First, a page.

More than 80 neighborhoods across Dallas pay for off-duty police patrols in a bid to keep their respective crime rates down. As proposed changes to that system have been leaked and the rumor mill activated, 80 neighborhoods are now feeling some angst about the fate of the popular — and effective — program.

ENP is short for Expanded Neighborhood Patrol, a citizen-paid police patrol system utilizing DPD officers that has worked to lower crime in many North Dallas neighborhoods since 1991, when the Dallas City Council first established the program.

There are more than 80 across Dallas, from Midway Hollow to a nascent patrol in Lower Greenville, Oak Cliff to Preston Trails. More ENPs are developing to combat crime and guarantee rapid response times given the current slow response DPD response rates. The ENPs are paid and administered by private citizens through homeowner associations.

In fact, even newly-elected mayor Eric Johnson enjoys an ENP in Forest Hills. Full disclosure: my husband started the first ENP in Preston Hollow, the Preston Hollow North Patrol, in 1991,  and I am a past board member of our Northlake/Hillcrest Estates patrol. For many reasons, I have great respect for and strongly support the private neighborhood patrols.

The private neighborhood patrols also enhance property values, especially during periods of high Dallas crime. And they indisputably help lower crime, as this Dallas Morning News story from 2015 attests: 

In North Oak Cliff, crime is down by about 60 percent across several neighborhoods that have paid for off-duty officers to patrol since 2007, said Russ Aikman, president of the North Oak Cliff United Police Patrol.

“It works because they are proactive rather than reactive,” Aikman said. On-duty officers, he said, are “typically so busy responding to one 911 call after another that they don’t have a whole lot of time just to be driving around looking for suspicious characters, suspicious vehicles.”

That effectiveness is why ENPs make a home and its neighborhood more attractive to buyers.

Melshire Estates HOA


If you’ve been on social media at all, you have probably come across one of Nick Novello’s comments or posts about the Dallas Police Department. A veteran officer, he’s kind of known for not holding his metaphorical tongue when it comes to hot takes on policing.

Yeah, you’ve probably heard of Nick Novello.

An officer with the Dallas Police Department since 1982, the former Navy recruit and Bronx-born cop has been speaking out for several years now on critical police shortages and under-staffing in Dallas. He criticized former Chief Brown for what he felt was grandstanding after the July 7, 2016 shooting ambush of five DPD officers. He says does not see Chief Hall as much of an improvement.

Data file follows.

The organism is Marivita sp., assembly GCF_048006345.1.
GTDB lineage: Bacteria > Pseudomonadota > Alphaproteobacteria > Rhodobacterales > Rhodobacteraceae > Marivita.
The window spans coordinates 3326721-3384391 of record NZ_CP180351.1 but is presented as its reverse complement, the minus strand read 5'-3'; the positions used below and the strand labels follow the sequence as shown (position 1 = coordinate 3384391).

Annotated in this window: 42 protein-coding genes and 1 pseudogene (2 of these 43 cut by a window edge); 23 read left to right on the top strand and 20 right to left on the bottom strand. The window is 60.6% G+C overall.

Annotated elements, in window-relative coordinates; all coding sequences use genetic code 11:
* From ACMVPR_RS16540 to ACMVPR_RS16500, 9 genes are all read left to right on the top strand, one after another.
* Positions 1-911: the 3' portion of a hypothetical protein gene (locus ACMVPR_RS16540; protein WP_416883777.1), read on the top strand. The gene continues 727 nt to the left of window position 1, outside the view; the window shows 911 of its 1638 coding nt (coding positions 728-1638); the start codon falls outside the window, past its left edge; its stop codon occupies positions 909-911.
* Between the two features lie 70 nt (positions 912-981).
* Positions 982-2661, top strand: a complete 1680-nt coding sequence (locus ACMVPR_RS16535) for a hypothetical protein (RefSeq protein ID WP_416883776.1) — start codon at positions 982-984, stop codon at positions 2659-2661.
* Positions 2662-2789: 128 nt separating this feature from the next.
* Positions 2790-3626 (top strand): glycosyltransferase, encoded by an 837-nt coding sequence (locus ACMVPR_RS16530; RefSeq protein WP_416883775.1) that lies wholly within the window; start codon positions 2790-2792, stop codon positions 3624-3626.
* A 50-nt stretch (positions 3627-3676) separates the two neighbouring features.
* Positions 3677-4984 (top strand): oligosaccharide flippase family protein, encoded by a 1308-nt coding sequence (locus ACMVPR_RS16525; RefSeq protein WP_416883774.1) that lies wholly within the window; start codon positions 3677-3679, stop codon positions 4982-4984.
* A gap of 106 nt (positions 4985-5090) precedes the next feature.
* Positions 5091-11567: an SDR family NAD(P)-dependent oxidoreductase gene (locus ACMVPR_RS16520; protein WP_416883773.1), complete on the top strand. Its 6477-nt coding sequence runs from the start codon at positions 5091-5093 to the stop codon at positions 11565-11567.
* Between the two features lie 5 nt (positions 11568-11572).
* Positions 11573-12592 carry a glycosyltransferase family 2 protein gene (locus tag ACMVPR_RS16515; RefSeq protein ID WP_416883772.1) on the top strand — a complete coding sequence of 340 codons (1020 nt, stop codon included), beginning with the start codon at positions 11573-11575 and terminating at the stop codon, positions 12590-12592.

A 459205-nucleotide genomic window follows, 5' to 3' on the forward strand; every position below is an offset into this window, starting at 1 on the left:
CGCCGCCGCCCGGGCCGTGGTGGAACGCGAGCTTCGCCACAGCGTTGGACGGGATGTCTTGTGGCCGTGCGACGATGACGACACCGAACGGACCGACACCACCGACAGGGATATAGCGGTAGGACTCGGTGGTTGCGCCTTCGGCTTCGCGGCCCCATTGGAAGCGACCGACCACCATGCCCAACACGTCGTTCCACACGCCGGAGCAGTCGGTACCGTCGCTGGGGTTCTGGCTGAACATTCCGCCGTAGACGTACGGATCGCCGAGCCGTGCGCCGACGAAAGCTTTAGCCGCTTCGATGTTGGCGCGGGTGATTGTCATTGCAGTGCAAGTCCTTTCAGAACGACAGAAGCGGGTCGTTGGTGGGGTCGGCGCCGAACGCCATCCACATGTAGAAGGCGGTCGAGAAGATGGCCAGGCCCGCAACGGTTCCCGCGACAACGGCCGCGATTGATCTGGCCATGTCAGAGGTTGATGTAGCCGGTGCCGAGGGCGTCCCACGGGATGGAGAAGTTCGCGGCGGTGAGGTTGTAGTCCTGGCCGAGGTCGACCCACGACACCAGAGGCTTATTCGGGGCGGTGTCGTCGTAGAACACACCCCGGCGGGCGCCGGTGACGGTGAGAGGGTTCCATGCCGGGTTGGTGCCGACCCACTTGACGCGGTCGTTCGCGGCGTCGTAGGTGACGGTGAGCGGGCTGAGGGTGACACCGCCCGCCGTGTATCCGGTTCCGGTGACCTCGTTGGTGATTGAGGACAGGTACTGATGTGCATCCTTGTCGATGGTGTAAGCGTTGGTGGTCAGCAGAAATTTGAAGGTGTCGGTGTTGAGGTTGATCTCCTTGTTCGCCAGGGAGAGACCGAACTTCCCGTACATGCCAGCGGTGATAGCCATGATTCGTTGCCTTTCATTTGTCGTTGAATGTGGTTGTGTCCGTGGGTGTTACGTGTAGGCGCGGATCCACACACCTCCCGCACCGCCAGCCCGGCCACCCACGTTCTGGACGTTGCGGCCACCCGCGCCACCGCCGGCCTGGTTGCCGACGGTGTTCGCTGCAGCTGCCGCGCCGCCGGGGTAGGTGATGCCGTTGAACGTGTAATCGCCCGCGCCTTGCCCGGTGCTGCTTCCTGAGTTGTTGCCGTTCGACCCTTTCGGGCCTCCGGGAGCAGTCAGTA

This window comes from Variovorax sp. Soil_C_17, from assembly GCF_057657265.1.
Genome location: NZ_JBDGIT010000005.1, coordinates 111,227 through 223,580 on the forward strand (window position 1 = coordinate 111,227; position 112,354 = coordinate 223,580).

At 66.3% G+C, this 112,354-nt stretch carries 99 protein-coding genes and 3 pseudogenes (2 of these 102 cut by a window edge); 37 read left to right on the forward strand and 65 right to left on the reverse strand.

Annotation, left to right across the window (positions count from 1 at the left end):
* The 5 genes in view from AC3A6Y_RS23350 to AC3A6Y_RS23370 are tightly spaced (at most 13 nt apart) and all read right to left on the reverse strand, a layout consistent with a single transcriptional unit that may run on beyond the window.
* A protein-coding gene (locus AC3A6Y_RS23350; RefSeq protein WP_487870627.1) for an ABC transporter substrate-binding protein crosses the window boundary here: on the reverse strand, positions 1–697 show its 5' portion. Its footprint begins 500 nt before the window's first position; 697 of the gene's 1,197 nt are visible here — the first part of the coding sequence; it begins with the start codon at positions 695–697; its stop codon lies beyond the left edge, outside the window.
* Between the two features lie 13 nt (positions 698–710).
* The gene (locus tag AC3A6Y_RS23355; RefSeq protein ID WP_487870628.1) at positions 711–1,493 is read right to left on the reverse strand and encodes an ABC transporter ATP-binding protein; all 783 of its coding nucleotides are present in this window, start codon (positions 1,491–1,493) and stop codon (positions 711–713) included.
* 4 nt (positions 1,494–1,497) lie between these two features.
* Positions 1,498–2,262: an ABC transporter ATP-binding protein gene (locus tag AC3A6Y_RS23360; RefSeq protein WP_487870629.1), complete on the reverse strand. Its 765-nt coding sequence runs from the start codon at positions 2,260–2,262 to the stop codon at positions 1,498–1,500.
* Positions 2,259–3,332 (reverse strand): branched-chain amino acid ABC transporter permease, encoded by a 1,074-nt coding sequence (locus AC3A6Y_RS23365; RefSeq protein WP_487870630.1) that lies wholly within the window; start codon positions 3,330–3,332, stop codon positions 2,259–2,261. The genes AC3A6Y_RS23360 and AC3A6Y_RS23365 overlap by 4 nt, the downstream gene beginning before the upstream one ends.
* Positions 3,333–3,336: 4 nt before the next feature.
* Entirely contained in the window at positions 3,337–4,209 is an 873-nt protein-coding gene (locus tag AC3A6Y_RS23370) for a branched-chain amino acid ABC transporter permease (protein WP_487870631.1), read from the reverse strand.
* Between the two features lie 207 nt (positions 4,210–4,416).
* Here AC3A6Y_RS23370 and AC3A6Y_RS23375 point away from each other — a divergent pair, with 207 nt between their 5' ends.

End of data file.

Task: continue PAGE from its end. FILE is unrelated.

Now Novello is writing a book and producing a documentary called “Dallas is Dying,” in a similar vein as a movie produced called “Seattle is Dying.” His premise: Lack of respect for police and policing in Dallas, lack of strong leadership, plus a high concentration of poverty has resulted in unprecedented high crime for a city of 1.4 million that soon, he says, will no longer be just in places like South Dallas, where high concentrations of poverty and opportunity gap persist.

Sen. Ted Cruz and Novello

The city saw evidence of that with a record number of murders the month of May, more than the city has seen in almost two decades.

Novello has acquired a significant following across town — north and south — of individuals he says are willing to pitch in. He namechecks people like Susan Fountain with Citizens Matter, Troy Jackson with the South Dallas County Republican party, investor/radio host Eugene Ralph.

He has spoken to many groups — conservatives, liberals, homeowners and the country club set. He is known in Highland Park, Preston Hollow, and North Dallas. Novello says that some groups have tried to make him a political pawn, but he won’t have it.

He does agree with the Dallas Police Association, of which Novello is a member, who endorsed Scott Griggs in the current mayoral election, and says that Griggs is supporting the facts, but feels Eric Johnson doesn’t understand the crisis. It’s so bad that this week Gov. Greg Abbott offered to make the resources of the state (including the Texas Department of Public Safety) available to quell any increase in murders in Dallas.